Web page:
5. EDA software to accomplish the above doesn't exist yet. Somebody will have to write it and debug it.
I could go on and on, but I'm sure other readers have ideas of the fantastic future that awaits our industry.
And by the way George, regarding the creativity of hardware vs. software design, at least for us IC designers, I have often said that "hardware design IS software design...but our compile times are 6 weeks long and cost a fortune."
SmokeNoMore: is this reply serious? Do you really believe that professional educators have no concern beyond the tuition payment? In the main, I believe that you are mistaken. I think that one of the hallmarks of the professional engineering or science instructor is to see some of his students excel his own level of expertise. I have seen several of my students eventually stride past me: I know therefore that I did my educational job correctly.
Great topic... I agree with the statement that engineering is a calling and a noble profession. I am proud to be an engineer. If you have a passion for it and are good at it, you will earn a good living. If not then you probably will have a tough time keeping a job. Thats just the reality of it. Regardless, the engineering degree and problem solving skills you learned will be usefull in whatever other profession you might eventually gravitate towards.
Our local high school has a 4 year engineering program which has become extremely popular (Yes I said high school). We also have a booster organization to encourage our kids towards the engineering profession. www.chsengineeringboosters.com
I am a mentor for some of their projects and these kids for the most part have the passion for creating things that I had at their age. I have noticed that there is not the same passion for electronics like I had, perhaps because our electronics these days is so integrated and throw away that there is no way to make it a hobby. In any case it would be a shame to discourage these kind of kids from the engineering profession. On the flipside, encouraging kids who don't have the passion would not be wise.
Having spent about 45 years making my living in Engineering, I afree that it is a calling. Finacially, job security, etc. Forget about it. We are the migrant laborers of technology. When we have solved the problem or designed the product of the day, they no longer need us. Now, with "globalization", they certainly don't need us here.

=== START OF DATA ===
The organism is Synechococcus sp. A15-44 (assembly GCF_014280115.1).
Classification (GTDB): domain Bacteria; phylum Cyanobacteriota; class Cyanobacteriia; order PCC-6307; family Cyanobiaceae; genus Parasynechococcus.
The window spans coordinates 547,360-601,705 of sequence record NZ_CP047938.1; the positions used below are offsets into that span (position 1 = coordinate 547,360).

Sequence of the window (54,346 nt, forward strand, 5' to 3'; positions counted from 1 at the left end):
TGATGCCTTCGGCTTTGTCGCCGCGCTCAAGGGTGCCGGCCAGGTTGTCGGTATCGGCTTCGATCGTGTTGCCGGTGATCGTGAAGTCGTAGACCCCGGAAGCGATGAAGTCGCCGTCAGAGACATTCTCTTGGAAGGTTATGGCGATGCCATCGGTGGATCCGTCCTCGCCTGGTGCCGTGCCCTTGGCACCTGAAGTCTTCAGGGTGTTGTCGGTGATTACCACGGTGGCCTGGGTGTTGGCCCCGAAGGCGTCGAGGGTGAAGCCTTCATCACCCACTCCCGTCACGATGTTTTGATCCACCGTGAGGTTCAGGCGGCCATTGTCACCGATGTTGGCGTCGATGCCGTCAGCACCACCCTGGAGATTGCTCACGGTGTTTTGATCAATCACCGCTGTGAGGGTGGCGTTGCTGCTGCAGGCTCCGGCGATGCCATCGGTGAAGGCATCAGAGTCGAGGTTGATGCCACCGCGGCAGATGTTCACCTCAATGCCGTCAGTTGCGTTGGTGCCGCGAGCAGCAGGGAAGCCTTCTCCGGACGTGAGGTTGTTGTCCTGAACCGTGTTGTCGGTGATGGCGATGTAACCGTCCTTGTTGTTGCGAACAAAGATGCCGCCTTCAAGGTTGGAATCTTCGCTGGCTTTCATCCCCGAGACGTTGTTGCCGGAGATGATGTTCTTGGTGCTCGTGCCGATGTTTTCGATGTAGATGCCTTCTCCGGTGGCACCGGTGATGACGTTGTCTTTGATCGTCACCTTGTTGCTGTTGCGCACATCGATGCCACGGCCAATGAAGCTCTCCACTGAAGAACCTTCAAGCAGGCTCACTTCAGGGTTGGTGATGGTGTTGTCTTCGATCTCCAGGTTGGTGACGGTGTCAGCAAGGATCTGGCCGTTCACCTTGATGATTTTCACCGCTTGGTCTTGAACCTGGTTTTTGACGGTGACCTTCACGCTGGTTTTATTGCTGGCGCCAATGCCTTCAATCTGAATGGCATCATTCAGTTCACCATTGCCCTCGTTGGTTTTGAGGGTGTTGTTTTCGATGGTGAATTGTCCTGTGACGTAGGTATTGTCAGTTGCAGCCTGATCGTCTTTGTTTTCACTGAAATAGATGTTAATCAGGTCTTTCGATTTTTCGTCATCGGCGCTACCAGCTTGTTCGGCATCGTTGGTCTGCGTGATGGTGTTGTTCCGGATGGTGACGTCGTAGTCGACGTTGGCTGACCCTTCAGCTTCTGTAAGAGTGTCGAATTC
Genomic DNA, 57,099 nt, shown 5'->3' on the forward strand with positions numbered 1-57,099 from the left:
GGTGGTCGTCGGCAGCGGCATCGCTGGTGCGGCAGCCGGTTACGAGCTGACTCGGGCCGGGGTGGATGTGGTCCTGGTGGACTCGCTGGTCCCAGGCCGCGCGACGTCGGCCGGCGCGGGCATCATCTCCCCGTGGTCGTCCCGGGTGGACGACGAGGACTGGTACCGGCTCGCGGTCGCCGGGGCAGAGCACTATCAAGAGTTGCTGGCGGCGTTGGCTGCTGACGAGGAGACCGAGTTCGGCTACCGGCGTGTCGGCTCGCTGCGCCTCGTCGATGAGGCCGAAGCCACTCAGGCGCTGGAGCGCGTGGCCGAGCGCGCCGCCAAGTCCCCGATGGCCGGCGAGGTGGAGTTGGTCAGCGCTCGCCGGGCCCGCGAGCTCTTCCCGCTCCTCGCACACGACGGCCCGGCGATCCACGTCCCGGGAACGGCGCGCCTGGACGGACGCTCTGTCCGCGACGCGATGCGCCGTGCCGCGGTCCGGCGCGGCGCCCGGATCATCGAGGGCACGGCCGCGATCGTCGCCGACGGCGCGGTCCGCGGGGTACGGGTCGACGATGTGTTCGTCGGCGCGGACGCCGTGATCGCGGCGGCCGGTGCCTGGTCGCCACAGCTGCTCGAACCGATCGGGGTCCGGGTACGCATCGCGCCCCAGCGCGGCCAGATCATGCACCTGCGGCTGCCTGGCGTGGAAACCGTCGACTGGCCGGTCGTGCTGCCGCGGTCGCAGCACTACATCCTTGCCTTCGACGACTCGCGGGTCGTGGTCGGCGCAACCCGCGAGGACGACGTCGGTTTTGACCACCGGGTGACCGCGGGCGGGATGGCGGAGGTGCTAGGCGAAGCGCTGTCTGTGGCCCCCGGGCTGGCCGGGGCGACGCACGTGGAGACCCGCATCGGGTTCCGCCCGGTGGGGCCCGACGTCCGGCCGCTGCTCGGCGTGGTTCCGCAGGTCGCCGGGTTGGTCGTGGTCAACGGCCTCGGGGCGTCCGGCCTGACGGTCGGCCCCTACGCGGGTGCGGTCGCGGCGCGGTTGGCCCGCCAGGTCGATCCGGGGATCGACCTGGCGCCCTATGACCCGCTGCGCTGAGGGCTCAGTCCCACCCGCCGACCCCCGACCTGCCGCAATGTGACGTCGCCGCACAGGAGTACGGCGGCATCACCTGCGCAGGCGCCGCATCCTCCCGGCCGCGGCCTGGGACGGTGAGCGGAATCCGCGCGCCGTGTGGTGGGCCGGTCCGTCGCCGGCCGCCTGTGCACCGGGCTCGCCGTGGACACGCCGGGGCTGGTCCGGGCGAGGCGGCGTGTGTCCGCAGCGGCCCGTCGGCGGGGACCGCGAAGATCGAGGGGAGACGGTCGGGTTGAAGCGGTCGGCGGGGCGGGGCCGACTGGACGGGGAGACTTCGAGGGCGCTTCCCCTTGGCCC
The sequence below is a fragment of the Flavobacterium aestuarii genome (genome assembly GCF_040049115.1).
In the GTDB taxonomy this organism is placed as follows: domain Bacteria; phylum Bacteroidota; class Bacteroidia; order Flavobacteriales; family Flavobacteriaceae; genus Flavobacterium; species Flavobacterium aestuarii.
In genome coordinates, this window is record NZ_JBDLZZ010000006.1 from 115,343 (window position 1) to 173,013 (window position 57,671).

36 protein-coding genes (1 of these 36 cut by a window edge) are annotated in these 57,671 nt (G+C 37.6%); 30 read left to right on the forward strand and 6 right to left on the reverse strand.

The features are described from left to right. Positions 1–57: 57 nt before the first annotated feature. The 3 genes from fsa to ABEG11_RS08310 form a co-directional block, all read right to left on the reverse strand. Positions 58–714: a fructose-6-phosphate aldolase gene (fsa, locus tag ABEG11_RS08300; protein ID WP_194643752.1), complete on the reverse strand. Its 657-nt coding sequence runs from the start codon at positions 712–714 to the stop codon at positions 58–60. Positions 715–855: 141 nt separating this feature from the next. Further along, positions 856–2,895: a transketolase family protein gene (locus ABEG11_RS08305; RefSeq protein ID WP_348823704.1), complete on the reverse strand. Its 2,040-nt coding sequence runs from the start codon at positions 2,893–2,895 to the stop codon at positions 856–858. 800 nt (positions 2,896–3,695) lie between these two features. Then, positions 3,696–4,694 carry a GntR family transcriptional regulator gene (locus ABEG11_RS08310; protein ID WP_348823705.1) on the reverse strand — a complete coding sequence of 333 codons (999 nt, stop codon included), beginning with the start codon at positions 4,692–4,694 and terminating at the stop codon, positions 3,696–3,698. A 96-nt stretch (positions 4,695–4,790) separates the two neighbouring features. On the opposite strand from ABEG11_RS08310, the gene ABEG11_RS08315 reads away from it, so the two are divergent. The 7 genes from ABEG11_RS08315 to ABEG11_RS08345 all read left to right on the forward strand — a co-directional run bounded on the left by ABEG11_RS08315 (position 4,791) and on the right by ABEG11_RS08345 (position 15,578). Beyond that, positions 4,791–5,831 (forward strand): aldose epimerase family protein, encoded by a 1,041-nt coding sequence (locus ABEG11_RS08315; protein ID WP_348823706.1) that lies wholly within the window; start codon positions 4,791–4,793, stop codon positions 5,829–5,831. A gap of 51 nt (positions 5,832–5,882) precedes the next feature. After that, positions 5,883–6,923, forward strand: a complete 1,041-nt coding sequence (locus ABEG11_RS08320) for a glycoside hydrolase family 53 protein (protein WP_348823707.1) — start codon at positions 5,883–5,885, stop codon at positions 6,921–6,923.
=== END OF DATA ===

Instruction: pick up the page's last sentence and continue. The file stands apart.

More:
I have always had the "bug", during times in my life when I wasn't designing stuff for a living, I did it at home.
However, I was blessed/cursed with a wide range of interests. I could have done a lot of different things. Here I am now, mid 60's, and nearly unemployable. I can work for entry level wages and do some of that. If I had been a lawyer, Dr. nearly anything else and put in the time and effort I put into Engr, I would have a stable practice for as long as I wanted to work.
So--young man, if you HAVE to do it--go for it. I understand. But--you will work harder, longer hours for a compensation that will keep you in beans, but less than almost else anything you could do should you put the same effort into.
To JDT--where did you find this 40-50 hour work week? I live in CA--law enforcement, firemen, etc. are far, far from underpaid. Look at the half mile long line for every opening.
Actually I heard hedge fund managers have a pretty good life. :)
Totally agree with what you have said. Your neighbor's grass is greener. Here is an interesting blog about what the author called the "circle of envy", http://bostonvcblog.typepad.com/vc/2006/01/the_grass_is_al.html.
Replay available now: A handful of emerging network technologies are competing to be the preferred wide-area connection for the Internet of Things. All claim lower costs and power use than cellular but none have wide deployment yet. Listen in as proponents of leading contenders make their case to be the metro or national IoT network of the future. Rick Merritt, EE Times Silicon Valley Bureau Chief, moderators this discussion. Join in and ask his guests questions.